The Korea Herald


Moon raises carbon-cutting target as Biden resumes climate diplomacy

By Choi Si-young

Published : April 22, 2021 - 22:17

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President Moon Jae-in speaks during the Leaders Summit on Climate at Cheong Wa Dae, April 22, 2021. (Yonhap) President Moon Jae-in speaks during the Leaders Summit on Climate at Cheong Wa Dae, April 22, 2021. (Yonhap)
President Moon Jae-in on Thursday set more drastic cuts in greenhouse gas emissions by 2030 than previously revealed to achieve a carbon-neutral Korea by 2050, at a two-day virtual climate summit ending Friday.

The Leaders Summit on Climate, joined by 40 world leaders and hosted by US President Joe Biden seeking to restore US leadership on the carbon-cutting commitment, marks Washington’s return to the climate dialogue that the Donald Trump administration abandoned after withdrawing from the Paris agreement.

“We’ve decided to raise the emission reduction target for 2030 to go beyond what we promised,” Moon said, referring to an earlier pledge to reduce carbon emissions 24 percent by 2030 compared to 2017 levels. Moon set out goals the previous year to emit zero emissions by 2050.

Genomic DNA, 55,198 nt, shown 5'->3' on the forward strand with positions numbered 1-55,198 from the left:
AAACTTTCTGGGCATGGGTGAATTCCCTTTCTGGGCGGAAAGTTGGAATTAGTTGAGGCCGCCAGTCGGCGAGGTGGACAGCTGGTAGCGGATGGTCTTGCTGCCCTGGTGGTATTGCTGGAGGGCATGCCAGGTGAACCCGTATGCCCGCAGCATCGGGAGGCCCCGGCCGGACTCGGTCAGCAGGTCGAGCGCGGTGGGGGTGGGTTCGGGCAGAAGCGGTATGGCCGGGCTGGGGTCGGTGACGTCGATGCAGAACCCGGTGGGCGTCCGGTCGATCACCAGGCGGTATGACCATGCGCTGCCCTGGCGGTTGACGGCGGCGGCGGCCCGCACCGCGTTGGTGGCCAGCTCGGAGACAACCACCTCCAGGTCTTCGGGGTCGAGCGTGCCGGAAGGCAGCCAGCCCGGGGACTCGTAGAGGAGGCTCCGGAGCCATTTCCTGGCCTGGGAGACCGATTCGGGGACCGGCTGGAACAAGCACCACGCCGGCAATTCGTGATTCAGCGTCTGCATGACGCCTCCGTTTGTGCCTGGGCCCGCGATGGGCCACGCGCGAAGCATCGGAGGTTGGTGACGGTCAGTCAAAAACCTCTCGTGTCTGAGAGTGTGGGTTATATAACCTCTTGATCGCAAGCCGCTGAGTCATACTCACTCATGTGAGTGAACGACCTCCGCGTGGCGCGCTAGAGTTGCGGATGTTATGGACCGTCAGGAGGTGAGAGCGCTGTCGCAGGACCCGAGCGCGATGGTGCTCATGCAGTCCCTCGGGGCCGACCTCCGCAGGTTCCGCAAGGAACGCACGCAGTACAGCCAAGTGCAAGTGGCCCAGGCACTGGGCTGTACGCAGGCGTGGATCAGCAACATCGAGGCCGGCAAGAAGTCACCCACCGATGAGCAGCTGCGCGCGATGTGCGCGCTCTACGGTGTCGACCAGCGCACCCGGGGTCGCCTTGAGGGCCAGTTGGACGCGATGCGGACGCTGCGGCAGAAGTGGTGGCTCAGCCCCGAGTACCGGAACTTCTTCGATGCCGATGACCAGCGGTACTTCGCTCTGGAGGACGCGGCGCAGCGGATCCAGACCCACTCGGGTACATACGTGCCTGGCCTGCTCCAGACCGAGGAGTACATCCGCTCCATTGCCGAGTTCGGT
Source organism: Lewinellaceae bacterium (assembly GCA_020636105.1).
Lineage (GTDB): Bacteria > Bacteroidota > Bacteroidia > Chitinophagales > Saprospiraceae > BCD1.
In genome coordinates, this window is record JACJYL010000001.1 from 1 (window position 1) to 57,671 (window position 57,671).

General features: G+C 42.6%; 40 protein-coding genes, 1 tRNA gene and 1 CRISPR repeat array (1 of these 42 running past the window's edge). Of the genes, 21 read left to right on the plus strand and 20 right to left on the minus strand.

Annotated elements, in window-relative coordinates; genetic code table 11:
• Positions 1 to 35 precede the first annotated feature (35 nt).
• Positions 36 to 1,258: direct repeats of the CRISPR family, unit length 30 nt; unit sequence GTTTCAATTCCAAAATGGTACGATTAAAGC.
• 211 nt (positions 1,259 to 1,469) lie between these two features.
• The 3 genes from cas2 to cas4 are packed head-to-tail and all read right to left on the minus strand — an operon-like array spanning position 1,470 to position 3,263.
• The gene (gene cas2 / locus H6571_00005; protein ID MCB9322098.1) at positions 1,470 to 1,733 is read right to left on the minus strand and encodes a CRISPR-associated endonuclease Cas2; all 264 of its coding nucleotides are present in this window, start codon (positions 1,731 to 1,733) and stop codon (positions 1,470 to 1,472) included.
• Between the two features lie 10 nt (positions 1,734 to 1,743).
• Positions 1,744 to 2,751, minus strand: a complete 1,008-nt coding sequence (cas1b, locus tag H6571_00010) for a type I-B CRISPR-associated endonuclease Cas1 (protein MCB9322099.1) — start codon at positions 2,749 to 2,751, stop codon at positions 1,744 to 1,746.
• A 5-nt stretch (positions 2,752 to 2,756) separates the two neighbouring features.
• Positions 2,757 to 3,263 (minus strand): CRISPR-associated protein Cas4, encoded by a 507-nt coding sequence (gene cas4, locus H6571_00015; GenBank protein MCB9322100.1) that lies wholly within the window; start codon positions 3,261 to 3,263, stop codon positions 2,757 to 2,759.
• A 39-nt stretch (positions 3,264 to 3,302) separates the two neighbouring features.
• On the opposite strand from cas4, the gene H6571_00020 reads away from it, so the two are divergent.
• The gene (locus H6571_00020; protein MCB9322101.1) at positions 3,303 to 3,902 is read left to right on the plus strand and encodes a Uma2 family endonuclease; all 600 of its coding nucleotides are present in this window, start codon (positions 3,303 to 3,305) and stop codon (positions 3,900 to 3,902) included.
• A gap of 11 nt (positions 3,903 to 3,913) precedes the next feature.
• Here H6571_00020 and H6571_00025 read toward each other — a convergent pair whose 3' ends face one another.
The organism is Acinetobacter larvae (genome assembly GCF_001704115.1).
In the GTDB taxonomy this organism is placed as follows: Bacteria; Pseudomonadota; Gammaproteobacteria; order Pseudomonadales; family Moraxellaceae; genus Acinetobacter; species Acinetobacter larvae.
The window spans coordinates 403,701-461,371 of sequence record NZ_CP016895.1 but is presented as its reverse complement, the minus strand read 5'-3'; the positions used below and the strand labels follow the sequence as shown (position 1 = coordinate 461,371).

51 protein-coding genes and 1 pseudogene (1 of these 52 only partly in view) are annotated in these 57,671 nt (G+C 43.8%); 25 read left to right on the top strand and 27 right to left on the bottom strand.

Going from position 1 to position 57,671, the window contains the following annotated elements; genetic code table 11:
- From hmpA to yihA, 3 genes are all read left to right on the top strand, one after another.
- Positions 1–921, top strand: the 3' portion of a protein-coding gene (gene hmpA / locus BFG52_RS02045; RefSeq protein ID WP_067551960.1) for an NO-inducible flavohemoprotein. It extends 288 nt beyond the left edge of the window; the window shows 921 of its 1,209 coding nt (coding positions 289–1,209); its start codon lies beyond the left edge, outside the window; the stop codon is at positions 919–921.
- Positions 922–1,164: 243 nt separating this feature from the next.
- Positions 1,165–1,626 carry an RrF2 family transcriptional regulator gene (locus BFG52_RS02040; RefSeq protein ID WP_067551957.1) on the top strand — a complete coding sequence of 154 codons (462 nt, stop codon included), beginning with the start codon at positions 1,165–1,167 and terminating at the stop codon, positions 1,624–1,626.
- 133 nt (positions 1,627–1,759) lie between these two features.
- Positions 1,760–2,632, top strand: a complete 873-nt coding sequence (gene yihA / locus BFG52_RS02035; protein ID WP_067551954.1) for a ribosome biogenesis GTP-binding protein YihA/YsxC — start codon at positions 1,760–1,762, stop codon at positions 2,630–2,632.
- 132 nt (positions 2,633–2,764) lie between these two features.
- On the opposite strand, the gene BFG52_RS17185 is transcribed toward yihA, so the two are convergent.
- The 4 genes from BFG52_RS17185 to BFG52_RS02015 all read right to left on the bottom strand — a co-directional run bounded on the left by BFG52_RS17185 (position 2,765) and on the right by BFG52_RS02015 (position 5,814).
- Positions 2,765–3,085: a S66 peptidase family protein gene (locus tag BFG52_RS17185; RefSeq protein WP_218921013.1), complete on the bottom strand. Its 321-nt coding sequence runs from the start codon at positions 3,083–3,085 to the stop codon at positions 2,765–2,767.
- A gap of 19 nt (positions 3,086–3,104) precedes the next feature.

Moon, who did not elaborate on the hike, said he will bolster support for renewable energy sources such as solar and wind power, noting his government will no longer build coal-fired power plants and will shut down old ones. Tax credits and subsidies for new coal plants will be suspended, he added.

Moon said the government will help local industries ride out the fallout from the change as it attracts investments in renewables. In March, he promised $7 billion in government aid to make the country run on renewables rather than fossil fuels.

On the first day, the summit discussed leaders’ commitments to cut carbon emissions and the role of capital markets to realize their targets, known as a Nationally Determined Contribution.

On Friday, Biden’s “Build Back Better” program will be the agenda as he has made clear that fighting climate change is an opportunity to create jobs. His administration rolled out a massive infrastructure proposal to transition fossil fuel workers to new jobs and build clean energy infrastructure.

Microsoft co-founder and philanthropist Bill Gates, who has invested some $2 billion in clean technologies, will join the discussion on the last day of the summit.

The gathering paves the way for the upcoming P4G summit in May, another global initiative aimed at supporting green projects in public and private sectors. The Seoul-hosted meeting will discuss helping developing nations use technologies for green economic growth.

“The P4G summit will be a steppingstone to a promising UN climate conference in November,” Moon said.

By Choi Si-young (